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Hiding in plain sight: whistleblower Edward Snowden in Hong Kong

Edward Snowden, speaking to the Guardian. Photo: Guardian/Glenn Greenwald/Laura Poitras

Why would US Intelligence whistleblower Edward Snowden choose Hong Kong as a refuge?

He says that he made the decision to flee to the former British colony because the people of Hong Kong have "a spirited commitment to free speech and the right of political dissent".

Certainly Hong Kong's media make British tabloids look like leafy parish newsletters.

Hong Kong's streets often echo to the sounds of noisy protest: tens of thousands turned out last week for the annual commemoration of the Tiananmen Square protests.

However, the US does have an extradition treaty with Hong Kong and Hong Kong has handed wanted criminals over to the US in the past. Looking at the agreement, drawn up after the handover of Hong Kong back to China in 1997, there is an interesting clause allowing China to refuse to surrender suspects if their extradition would not be in the interests of "defence, foreign affairs or essential public interest or policy".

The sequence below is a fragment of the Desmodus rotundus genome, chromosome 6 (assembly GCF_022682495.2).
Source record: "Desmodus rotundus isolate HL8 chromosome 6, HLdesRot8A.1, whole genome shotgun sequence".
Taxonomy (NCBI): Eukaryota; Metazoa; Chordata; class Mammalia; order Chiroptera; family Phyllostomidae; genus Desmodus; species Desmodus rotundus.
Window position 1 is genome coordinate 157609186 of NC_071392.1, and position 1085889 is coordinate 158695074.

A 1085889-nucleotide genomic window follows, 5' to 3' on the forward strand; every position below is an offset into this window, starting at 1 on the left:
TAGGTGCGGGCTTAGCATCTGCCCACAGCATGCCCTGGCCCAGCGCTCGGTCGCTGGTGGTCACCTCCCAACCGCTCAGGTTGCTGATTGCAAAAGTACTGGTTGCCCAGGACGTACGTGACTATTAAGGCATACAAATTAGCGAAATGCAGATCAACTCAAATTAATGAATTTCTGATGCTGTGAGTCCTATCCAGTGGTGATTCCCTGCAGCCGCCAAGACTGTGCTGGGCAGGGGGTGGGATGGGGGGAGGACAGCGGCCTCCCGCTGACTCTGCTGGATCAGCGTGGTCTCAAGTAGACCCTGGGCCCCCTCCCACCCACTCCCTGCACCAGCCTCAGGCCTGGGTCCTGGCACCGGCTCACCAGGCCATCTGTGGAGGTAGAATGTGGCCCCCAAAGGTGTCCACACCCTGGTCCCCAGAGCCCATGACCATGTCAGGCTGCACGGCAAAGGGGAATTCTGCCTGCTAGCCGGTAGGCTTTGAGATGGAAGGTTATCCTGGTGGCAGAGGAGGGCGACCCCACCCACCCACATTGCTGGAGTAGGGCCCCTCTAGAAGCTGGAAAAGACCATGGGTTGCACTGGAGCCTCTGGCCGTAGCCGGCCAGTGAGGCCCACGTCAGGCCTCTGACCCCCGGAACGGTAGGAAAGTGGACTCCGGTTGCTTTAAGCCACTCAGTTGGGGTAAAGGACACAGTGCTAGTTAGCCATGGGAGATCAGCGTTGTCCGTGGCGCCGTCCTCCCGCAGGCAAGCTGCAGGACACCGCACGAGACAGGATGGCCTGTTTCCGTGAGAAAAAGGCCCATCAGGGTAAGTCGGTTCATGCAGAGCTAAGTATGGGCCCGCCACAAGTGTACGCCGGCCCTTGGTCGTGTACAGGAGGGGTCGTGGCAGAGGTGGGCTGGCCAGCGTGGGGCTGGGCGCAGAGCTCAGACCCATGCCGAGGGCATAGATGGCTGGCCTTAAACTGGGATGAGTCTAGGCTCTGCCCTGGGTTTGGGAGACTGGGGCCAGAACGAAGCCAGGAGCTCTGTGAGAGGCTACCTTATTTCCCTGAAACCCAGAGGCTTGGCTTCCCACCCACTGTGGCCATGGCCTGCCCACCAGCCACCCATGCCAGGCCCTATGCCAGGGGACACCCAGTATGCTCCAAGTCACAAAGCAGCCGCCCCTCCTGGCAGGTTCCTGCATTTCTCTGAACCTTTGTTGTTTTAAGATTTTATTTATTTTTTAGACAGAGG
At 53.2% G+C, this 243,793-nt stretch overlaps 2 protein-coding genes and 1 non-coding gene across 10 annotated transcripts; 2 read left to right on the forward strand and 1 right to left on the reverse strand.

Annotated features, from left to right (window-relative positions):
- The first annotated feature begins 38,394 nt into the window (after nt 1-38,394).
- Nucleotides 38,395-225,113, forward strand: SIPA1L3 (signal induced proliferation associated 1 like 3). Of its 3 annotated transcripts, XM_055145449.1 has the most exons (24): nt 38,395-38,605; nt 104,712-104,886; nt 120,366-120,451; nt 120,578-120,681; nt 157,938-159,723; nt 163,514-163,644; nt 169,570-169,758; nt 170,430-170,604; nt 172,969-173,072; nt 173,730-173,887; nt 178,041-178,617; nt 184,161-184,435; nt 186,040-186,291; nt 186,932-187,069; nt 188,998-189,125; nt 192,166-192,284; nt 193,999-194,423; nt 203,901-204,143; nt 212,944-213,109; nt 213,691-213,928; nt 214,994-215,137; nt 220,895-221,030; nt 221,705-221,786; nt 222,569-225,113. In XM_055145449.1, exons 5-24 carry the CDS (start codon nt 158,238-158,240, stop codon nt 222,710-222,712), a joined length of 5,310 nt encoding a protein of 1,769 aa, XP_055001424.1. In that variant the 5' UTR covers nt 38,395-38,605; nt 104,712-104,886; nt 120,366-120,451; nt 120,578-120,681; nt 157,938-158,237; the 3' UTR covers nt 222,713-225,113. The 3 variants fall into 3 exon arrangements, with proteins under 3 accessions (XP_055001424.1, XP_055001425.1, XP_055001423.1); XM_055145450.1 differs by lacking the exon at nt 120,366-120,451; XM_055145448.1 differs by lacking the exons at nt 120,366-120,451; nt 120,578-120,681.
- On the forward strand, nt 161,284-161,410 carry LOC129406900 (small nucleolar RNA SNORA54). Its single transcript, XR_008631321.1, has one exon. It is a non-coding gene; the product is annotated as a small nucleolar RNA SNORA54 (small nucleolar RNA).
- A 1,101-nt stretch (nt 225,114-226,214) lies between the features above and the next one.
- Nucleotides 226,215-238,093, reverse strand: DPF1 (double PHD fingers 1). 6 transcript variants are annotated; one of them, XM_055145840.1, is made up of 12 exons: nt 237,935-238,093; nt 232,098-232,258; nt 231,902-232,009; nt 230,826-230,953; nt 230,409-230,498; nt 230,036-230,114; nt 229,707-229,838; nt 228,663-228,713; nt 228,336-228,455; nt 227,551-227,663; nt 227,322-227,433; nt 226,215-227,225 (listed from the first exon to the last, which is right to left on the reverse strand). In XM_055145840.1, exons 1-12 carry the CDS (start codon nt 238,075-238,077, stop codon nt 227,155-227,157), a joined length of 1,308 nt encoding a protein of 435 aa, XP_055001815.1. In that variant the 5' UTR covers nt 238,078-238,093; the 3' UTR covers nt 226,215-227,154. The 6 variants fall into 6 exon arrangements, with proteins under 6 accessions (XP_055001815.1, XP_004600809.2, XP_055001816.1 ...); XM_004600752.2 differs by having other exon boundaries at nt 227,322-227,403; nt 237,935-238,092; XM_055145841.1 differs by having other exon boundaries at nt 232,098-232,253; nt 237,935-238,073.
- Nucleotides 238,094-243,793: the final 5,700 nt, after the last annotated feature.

Is Edward Snowden a useful asset for the Chinese government?

Hong Kong has autonomy under the "one country, two systems" framework agreed by the UK and China pre-handover, but Beijing has the final say in any extradition requests.

So ironically, Edward Snowden has effectively thrown himself at the mercy of the Chinese leadership, a government which routinely spies on its own people and monitors the internet on a vast scale using the most severe censorship in the world.

China's new President Xi Jinping just spent the weekend with President Obama, a weekend summit described as "constructive", now let's see if their newly forged relationship can withstand this first real tricky test.

Barack Obama meets Chinese President Xi Jinping at The Annenberg Retreat. Credit: REUTERS/Kevin Lamarque

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